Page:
National Museum to set up 1,000 people’s museums across India

April 9th, 2011 - 1:01 pm ICT by IANS  

New Delhi, April 9 (IANS) In a bid to preserve local heritage and take museums out of their institutional buildings to the community, the National Museum is initiating a programme to set up 1,000 “People’s Museums” across India.

“We inaugurated the first people’s museum at Mannanam village in Kerala March 30. It is located across three floors at the St Ephrem’s Higher Secondary School,” National Museum administrator C.V. Ananda Bose told IANS.

The Mannanam museum opened with an exhibition of 100 digital prints of art works and artefacts from the National Museum, he said.

“The objective was to generate interest about museums and mobilise villagers to bring traditional family heirlooms of local heritage value for display at the museum. The objects were as diverse as a family bullock cart, walking sticks, artefacts, photographs and even old clothes, showcasing the cultural heritage of the area,” Bose said.

A team from the National Museum has sent sent to Mannanam to train the staff with the help of a National Council Of Educational Research And Training (NCERT) regular training module. The University Grants Committee (UGC) is also supporting the project.

Outlining the concept of people’s museums, Bose said: “The modus operandi was to give local schools, colleges and panchayat raj institutions a nucleus of the national musuems - 100 replicas or masterpieces of the National Musuem. And then encourage the local people to bring their own exhibits.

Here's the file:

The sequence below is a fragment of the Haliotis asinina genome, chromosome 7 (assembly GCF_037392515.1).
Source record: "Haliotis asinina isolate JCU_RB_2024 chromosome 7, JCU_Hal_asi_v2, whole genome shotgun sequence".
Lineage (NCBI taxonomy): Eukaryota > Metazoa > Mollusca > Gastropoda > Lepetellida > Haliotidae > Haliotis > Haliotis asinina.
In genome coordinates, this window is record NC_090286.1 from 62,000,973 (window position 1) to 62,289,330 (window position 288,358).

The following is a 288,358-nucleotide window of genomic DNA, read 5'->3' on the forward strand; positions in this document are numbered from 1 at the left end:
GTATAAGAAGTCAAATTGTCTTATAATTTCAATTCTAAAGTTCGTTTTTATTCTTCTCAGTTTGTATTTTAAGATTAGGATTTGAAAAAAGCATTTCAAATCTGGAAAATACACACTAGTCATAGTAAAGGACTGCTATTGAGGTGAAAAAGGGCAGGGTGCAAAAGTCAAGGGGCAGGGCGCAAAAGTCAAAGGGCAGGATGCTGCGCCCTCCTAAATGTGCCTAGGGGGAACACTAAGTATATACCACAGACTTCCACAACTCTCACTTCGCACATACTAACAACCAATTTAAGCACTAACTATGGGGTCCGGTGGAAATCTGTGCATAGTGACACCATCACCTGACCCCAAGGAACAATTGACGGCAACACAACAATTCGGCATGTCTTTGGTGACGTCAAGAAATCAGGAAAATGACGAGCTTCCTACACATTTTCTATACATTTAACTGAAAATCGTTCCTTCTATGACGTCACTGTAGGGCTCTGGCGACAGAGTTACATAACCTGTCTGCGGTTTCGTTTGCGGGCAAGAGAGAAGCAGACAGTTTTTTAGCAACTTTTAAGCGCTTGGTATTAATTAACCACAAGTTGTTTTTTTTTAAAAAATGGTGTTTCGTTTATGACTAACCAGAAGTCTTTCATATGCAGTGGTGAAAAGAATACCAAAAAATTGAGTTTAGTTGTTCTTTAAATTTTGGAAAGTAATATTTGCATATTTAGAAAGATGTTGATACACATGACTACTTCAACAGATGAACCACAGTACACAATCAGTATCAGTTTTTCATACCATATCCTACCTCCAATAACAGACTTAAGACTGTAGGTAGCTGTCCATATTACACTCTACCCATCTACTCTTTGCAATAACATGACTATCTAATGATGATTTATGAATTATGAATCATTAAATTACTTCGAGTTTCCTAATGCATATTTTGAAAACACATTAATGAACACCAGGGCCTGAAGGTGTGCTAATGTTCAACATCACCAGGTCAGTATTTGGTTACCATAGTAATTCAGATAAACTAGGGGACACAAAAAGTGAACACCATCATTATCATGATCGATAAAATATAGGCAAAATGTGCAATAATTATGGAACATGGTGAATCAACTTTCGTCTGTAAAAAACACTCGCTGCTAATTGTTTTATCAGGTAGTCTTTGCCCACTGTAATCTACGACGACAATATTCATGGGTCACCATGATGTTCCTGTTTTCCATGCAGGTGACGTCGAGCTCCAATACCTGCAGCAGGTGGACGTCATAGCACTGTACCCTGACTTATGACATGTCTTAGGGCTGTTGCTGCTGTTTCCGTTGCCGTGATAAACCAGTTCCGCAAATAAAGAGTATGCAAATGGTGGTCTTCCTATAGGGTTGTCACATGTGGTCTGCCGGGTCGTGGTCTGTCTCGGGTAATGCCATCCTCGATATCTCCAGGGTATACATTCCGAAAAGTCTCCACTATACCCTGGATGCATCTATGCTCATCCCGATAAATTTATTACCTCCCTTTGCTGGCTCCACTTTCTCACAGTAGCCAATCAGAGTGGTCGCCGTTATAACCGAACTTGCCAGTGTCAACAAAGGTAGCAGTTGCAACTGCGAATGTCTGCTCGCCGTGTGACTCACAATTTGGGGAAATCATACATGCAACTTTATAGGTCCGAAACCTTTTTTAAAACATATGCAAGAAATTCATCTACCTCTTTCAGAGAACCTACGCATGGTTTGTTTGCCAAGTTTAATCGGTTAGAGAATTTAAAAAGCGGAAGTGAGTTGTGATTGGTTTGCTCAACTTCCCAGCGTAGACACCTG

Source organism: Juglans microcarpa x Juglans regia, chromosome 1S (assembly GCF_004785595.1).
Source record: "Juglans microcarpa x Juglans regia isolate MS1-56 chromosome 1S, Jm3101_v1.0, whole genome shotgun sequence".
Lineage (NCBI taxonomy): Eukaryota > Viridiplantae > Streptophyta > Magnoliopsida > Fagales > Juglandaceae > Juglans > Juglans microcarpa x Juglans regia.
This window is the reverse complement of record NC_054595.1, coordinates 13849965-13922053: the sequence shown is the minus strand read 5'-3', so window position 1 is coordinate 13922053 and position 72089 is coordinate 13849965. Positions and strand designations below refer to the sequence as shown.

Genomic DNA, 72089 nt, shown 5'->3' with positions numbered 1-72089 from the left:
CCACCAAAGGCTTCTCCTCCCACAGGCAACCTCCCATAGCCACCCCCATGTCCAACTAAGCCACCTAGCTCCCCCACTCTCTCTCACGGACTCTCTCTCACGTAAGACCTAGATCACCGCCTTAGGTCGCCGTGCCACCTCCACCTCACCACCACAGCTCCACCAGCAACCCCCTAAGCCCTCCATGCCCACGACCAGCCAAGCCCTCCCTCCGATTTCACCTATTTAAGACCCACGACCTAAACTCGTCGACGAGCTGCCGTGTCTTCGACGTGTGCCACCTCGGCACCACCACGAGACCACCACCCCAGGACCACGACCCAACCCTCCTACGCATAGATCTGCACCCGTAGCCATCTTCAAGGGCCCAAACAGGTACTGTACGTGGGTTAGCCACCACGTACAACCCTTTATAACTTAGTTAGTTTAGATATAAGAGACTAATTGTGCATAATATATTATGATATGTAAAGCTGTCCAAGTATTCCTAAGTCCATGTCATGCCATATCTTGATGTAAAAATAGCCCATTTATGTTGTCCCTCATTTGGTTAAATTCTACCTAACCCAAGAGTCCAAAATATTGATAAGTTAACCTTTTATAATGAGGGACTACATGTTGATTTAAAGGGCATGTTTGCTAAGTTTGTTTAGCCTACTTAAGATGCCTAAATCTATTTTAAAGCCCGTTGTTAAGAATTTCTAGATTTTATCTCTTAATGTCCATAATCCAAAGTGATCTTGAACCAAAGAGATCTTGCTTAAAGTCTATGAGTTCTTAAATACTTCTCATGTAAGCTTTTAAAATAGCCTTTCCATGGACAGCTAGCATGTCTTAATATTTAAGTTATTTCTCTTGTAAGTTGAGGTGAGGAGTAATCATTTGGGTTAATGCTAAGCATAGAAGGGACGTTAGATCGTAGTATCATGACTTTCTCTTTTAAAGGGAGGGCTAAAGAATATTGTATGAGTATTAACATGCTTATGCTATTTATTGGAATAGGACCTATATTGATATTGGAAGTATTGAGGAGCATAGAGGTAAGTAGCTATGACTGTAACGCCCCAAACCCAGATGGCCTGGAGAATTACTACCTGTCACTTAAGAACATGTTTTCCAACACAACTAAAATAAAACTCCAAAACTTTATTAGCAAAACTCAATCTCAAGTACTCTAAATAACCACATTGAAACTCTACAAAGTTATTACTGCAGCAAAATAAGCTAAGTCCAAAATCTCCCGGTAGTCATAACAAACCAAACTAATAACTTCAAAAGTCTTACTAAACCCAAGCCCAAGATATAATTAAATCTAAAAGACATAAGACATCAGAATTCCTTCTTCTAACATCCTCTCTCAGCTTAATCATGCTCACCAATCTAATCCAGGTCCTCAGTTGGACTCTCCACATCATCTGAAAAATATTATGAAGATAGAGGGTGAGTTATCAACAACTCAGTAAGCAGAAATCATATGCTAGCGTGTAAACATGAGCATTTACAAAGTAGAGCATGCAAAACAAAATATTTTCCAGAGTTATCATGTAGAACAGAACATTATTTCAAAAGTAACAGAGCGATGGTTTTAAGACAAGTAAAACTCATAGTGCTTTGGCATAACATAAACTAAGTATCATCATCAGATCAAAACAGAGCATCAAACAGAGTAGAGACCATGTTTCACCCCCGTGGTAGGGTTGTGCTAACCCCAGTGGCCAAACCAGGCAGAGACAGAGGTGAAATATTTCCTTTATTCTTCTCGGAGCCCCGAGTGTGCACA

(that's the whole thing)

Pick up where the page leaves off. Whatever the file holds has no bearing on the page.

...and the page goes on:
He said new theories of museuology - the study of museums and archives - have been recommending an inclusive approach to embrace local cultures and use museums as the communities’ cultural focal points, to promote living cultures like folk and classical performances, contemporary arts and crafts.

“Children can see museums without coming to the capital. The people’s museums will give local cultures a new lease of life,” he said.

“Museums unlike yesteryears are no longer the abode of the dead,” Bose said.

In the next stage, the museums across the country will be linked by internet to create an e-museum chain that will host exhibitions online supported by the National Museum, Bose said.

Speaking about other initiatives, Bose said the National Musuem is all set to collaborate with the National Musuem of Bangladesh in three broad areas, as part of a cultural exchange programme inked in 2010.

“The National Museum Institute will provide technical and academic support to Bangladesh to conserve their museums and places of heritage. We will run academic courses in history, museuology and history of arts for students from Bangladesh. We will also induct two students from Bangladesh in three of our regular courses. We will host exhibitions here and in Bangladesh; and our research scholars will collaborate with their counterparts in Bangladesh,” he said.

The museum is also working with national archives in Zurich (Switzerland), Egypt, Sri Lanka, the US, Italy, Canada and Qatar, he added.

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